One can empathize with the LGBT military service members of previous eras, including recent history, who still carry with them the trauma of discrimination, stigmatization, and the witch hunts that characterized their time in the Armed Forces. Yet it's asking too much of their fellow Americans living under the Trump regime for the latter to insist that their experiences of trauma be the sole lens through which we as citizens—including men who loudly proclaim to love men—grapple with military matters.

Personally speaking, I am now more than twice the age of the 18, 19 and 20-year-olds who are now enlisting or considering enlisting in the Army and Marines. I have lived through endless reports of military lies, cover-ups, torture scandals, and battle practices that simply shock the conscience, like Army officers sending soldiers into battle with powerful prescription drugs like Klonopin. All of this aggregated moral rot is carried out to sustain quagmire wars that the vast majority of able-bodied Americans want nothing to do with.

It is that lens—not the lens of Don't Ask, Don't Tell and its antecedents—that must principally inform my relationship as a man and as a citizen with that 18 or 19-year-old. Simply put, I have seen more of the world than he has, I have witnessed more of this country's moral shallowness than he has, including and especially its ruthless willingness to exploit economically vulnerable young people. It would be irresponsible, disloyal, and inhumane not to impart that perspective gained through years of living.

Caitlyn Jenner appeared on Fox News recently and raised alarm over Mark Green's nomination. Watching her, I chose to cast aside her ongoing, patently illogical position that her party, the Republican Party, is more loyal to the principles of the U.S. Constitution, and focused instead on the more compelling testimony written on her face. Ms. Jenner has blossomed into the beautiful woman she was meant to be, and it is also unmistakable that she is a woman of maturity—67, to be exact. If anyone should be sensitive to the precious gift of years, and quick to protect the arc of life and its revelations about one's own soul, it ought to be Caitlyn Jenner.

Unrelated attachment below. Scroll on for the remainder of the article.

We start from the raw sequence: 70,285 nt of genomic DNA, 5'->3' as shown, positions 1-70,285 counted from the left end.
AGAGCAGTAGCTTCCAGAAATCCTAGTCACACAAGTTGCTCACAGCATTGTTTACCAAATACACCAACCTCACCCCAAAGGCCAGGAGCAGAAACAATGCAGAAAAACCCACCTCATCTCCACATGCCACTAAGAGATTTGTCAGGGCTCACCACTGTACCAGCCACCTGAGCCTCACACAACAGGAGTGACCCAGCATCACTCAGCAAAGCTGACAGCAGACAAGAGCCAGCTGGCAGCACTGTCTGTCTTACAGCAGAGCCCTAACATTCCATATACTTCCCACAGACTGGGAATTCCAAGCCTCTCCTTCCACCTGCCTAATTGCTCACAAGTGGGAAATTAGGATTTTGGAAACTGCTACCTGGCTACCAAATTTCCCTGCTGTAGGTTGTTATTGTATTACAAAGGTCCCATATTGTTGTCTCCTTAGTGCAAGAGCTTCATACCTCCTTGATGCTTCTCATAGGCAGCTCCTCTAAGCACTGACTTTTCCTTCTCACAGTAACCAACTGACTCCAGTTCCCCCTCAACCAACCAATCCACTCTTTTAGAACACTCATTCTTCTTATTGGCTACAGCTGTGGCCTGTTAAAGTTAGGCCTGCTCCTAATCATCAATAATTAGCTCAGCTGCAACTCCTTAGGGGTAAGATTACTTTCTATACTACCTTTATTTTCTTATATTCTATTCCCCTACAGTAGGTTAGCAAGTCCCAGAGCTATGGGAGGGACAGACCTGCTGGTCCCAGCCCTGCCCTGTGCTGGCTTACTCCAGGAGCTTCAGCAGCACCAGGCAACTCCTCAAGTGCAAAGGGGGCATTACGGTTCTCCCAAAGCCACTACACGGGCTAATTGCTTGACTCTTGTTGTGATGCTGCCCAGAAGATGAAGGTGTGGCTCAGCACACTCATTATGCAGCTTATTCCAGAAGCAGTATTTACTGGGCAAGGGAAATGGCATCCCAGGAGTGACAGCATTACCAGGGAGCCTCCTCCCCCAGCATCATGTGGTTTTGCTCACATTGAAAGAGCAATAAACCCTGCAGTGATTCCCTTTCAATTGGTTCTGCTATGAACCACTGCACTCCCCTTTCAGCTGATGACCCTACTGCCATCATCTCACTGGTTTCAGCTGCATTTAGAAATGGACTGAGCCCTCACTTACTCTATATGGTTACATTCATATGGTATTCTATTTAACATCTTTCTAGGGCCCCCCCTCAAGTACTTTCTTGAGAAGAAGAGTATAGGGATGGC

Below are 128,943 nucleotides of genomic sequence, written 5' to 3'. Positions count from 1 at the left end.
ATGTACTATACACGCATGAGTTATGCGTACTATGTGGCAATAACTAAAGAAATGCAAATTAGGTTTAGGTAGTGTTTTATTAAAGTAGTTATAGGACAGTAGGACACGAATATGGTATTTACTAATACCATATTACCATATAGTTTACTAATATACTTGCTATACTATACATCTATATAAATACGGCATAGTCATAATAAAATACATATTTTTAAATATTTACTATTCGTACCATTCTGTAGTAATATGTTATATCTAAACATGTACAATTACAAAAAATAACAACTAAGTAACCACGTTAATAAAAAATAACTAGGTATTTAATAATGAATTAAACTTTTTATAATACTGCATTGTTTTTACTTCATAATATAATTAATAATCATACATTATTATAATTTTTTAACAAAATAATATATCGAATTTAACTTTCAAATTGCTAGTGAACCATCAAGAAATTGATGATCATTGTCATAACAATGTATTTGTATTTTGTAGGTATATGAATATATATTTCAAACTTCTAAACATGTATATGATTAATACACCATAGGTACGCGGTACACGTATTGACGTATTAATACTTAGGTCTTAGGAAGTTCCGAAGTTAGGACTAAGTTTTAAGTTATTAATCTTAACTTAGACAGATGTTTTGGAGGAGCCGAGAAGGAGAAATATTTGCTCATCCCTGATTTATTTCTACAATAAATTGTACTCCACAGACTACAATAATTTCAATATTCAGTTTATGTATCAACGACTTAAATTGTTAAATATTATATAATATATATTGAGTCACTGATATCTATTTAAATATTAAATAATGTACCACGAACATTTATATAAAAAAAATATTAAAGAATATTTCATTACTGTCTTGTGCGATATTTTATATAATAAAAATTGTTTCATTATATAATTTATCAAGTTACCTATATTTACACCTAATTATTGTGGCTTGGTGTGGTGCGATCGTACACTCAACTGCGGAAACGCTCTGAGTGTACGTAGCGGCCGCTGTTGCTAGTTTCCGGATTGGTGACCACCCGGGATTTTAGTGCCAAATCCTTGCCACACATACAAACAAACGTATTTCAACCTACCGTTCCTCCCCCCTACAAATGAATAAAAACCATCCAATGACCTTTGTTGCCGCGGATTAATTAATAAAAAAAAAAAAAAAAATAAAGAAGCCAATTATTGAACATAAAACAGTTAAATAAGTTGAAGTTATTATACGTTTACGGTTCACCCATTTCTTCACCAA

My hope and prayer is that Ms. Jenner and all of those in the LGBT community old enough to appreciate the precious arc of life will welcome every opportunity to deter young Americans from enlisting as Army soldiers and Marines, to be killed or maimed in quagmire wars, under the command of an insane, narcissistic sexual predator.

After all, it is the Navy, Air Force and Coast Guard that are the backbone of the U.S. national security apparatus, and always will be irrespective of any attendant dangers there may be with a particular commander-in-chief. If Mark Green's ascension to the position of Army Secretary will help finally crystalize the aggregated moral rot that is taking place vis-Ãï-vis our nation's soldiery system, and thus steer young people toward those branches of military service that the nation actually needs—branches that are more respectful of the arc of human life—we should welcome that development with open arms. Or, as another beautiful woman of maturity, the great Patti LaBelle, might put it, "Don't block the blessings."

[Editor's note: As of May 3, when this particular issue was composed, there were rumors that Green might withdraw his nomination.]